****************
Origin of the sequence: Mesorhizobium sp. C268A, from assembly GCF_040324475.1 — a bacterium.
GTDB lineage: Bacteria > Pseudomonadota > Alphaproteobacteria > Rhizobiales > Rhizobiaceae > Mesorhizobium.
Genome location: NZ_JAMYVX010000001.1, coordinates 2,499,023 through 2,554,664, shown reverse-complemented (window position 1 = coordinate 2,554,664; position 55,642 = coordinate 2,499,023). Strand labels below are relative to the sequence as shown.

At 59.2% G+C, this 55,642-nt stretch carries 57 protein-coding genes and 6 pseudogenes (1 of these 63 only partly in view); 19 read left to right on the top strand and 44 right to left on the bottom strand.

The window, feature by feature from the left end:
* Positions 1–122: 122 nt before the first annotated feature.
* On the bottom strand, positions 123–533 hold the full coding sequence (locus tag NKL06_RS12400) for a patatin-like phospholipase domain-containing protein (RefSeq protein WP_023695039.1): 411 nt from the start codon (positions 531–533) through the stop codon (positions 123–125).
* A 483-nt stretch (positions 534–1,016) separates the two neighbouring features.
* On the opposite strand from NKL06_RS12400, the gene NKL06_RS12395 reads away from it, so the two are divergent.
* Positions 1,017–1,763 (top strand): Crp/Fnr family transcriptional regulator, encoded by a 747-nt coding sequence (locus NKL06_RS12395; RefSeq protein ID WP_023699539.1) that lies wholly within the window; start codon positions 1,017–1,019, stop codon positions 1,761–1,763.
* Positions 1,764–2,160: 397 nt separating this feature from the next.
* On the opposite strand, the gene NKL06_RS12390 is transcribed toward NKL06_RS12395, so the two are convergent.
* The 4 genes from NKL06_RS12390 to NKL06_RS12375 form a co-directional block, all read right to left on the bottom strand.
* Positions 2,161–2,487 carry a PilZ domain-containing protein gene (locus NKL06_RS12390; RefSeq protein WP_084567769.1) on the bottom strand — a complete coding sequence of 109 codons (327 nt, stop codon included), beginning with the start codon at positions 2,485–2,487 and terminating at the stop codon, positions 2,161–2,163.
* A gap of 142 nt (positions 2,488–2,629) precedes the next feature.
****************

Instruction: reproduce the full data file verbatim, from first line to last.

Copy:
Origin of the sequence: Mesorhizobium sp. C268A, from assembly GCF_040324475.1 — a bacterium.
GTDB lineage: Bacteria > Pseudomonadota > Alphaproteobacteria > Rhizobiales > Rhizobiaceae > Mesorhizobium.
Genome location: NZ_JAMYVX010000001.1, coordinates 2,499,023 through 2,554,664, shown reverse-complemented (window position 1 = coordinate 2,554,664; position 55,642 = coordinate 2,499,023). Strand labels below are relative to the sequence as shown.

At 59.2% G+C, this 55,642-nt stretch carries 57 protein-coding genes and 6 pseudogenes (1 of these 63 only partly in view); 19 read left to right on the top strand and 44 right to left on the bottom strand.

The window, feature by feature from the left end:
* Positions 1–122: 122 nt before the first annotated feature.
* On the bottom strand, positions 123–533 hold the full coding sequence (locus tag NKL06_RS12400) for a patatin-like phospholipase domain-containing protein (RefSeq protein WP_023695039.1): 411 nt from the start codon (positions 531–533) through the stop codon (positions 123–125).
* A 483-nt stretch (positions 534–1,016) separates the two neighbouring features.
* On the opposite strand from NKL06_RS12400, the gene NKL06_RS12395 reads away from it, so the two are divergent.
* Positions 1,017–1,763 (top strand): Crp/Fnr family transcriptional regulator, encoded by a 747-nt coding sequence (locus NKL06_RS12395; RefSeq protein ID WP_023699539.1) that lies wholly within the window; start codon positions 1,017–1,019, stop codon positions 1,761–1,763.
* Positions 1,764–2,160: 397 nt separating this feature from the next.
* On the opposite strand, the gene NKL06_RS12390 is transcribed toward NKL06_RS12395, so the two are convergent.
* The 4 genes from NKL06_RS12390 to NKL06_RS12375 form a co-directional block, all read right to left on the bottom strand.
* Positions 2,161–2,487 carry a PilZ domain-containing protein gene (locus NKL06_RS12390; RefSeq protein WP_084567769.1) on the bottom strand — a complete coding sequence of 109 codons (327 nt, stop codon included), beginning with the start codon at positions 2,485–2,487 and terminating at the stop codon, positions 2,161–2,163.
* A gap of 142 nt (positions 2,488–2,629) precedes the next feature.